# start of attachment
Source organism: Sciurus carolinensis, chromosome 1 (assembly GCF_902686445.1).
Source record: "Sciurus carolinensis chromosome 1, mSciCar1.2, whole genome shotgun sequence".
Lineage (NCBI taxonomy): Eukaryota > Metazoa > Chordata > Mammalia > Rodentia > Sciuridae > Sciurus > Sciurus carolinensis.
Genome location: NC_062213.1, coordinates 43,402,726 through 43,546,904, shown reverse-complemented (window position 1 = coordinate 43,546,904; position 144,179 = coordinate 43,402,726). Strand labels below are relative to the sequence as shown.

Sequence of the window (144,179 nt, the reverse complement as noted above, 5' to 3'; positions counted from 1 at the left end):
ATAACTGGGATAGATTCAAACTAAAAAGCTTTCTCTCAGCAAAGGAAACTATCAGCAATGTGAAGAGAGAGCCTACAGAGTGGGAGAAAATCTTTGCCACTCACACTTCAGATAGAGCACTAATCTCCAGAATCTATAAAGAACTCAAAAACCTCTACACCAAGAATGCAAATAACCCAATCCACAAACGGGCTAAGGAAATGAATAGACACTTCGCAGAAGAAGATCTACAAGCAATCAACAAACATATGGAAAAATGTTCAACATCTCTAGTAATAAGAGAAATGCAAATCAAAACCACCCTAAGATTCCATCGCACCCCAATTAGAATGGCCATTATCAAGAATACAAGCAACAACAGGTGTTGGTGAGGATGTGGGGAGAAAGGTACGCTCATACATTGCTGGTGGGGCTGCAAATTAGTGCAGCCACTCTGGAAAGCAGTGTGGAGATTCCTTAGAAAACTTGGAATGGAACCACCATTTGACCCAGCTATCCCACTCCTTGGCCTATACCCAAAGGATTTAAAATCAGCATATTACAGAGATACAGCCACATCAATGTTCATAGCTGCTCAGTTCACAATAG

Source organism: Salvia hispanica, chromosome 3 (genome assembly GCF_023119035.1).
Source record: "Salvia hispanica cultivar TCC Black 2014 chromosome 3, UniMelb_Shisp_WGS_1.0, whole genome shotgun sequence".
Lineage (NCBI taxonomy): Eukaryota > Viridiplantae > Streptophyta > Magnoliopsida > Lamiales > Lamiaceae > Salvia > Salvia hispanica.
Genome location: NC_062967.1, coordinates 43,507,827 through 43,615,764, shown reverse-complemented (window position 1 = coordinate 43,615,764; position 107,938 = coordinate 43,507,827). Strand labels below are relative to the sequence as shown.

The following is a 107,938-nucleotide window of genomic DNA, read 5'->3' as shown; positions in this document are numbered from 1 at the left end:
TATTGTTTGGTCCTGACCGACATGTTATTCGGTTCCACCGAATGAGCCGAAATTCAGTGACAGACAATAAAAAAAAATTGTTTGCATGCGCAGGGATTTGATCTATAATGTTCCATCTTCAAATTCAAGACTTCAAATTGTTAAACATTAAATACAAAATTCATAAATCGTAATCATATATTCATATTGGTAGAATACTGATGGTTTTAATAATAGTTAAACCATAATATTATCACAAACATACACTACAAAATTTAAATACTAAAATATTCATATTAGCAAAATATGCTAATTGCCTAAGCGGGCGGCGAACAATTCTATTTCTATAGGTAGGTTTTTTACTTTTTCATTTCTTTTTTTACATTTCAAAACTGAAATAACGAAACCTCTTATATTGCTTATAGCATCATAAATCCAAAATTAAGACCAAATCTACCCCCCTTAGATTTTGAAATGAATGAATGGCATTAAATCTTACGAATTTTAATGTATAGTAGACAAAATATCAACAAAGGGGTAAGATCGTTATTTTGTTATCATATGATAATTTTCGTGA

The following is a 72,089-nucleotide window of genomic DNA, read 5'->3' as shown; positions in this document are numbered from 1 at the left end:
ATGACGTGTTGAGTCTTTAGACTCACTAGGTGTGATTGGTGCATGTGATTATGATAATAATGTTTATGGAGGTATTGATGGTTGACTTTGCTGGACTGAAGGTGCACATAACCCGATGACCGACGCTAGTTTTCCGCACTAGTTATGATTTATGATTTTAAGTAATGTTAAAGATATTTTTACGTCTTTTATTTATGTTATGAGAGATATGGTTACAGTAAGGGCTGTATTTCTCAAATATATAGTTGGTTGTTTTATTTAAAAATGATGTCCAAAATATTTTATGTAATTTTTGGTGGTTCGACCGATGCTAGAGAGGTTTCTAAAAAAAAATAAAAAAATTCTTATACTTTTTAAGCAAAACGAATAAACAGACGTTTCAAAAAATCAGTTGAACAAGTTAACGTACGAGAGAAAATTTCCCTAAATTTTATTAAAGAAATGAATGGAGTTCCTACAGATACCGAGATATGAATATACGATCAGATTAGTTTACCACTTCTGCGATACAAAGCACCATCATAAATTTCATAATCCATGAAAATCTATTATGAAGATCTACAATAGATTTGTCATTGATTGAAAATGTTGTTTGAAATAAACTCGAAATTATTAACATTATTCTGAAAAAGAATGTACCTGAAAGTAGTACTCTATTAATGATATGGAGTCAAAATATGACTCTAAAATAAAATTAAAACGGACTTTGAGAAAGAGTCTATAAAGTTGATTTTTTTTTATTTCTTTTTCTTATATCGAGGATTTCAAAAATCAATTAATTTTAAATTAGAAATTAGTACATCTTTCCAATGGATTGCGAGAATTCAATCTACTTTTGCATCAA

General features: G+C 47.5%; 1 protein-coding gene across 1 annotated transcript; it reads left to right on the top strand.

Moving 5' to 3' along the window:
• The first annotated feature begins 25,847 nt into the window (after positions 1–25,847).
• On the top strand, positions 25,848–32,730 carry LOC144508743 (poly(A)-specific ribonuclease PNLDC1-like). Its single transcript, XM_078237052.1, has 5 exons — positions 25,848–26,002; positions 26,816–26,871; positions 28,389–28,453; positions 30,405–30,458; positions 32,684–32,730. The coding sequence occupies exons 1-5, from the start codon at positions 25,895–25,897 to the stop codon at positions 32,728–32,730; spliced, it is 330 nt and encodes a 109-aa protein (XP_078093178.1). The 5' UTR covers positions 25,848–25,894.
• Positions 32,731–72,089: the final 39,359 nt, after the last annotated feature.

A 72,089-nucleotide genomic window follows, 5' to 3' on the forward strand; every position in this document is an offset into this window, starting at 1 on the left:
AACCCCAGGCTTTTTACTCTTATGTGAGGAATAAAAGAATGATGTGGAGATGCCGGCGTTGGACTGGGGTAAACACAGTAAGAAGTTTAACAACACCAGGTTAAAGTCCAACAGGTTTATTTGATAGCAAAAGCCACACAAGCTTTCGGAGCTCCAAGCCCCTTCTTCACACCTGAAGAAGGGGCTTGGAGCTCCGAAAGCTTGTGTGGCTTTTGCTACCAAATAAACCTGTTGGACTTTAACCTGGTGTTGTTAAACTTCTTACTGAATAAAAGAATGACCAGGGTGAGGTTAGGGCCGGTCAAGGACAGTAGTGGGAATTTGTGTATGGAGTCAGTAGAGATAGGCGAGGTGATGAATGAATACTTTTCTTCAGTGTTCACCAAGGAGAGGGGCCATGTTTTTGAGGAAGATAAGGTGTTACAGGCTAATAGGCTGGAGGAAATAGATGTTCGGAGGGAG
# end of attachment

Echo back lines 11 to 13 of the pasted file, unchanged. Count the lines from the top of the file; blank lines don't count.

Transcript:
The following is a 107,938-nucleotide window of genomic DNA, read 5'->3' as shown; positions in this document are numbered from 1 at the left end:
TATTGTTTGGTCCTGACCGACATGTTATTCGGTTCCACCGAATGAGCCGAAATTCAGTGACAGACAATAAAAAAAAATTGTTTGCATGCGCAGGGATTTGATCTATAATGTTCCATCTTCAAATTCAAGACTTCAAATTGTTAAACATTAAATACAAAATTCATAAATCGTAATCATATATTCATATTGGTAGAATACTGATGGTTTTAATAATAGTTAAACCATAATATTATCACAAACATACACTACAAAATTTAAATACTAAAATATTCATATTAGCAAAATATGCTAATTGCCTAAGCGGGCGGCGAACAATTCTATTTCTATAGGTAGGTTTTTTACTTTTTCATTTCTTTTTTTACATTTCAAAACTGAAATAACGAAACCTCTTATATTGCTTATAGCATCATAAATCCAAAATTAAGACCAAATCTACCCCCCTTAGATTTTGAAATGAATGAATGGCATTAAATCTTACGAATTTTAATGTATAGTAGACAAAATATCAACAAAGGGGTAAGATCGTTATTTTGTTATCATATGATAATTTTCGTGA

The following is a 72,089-nucleotide window of genomic DNA, read 5'->3' as shown; positions in this document are numbered from 1 at the left end: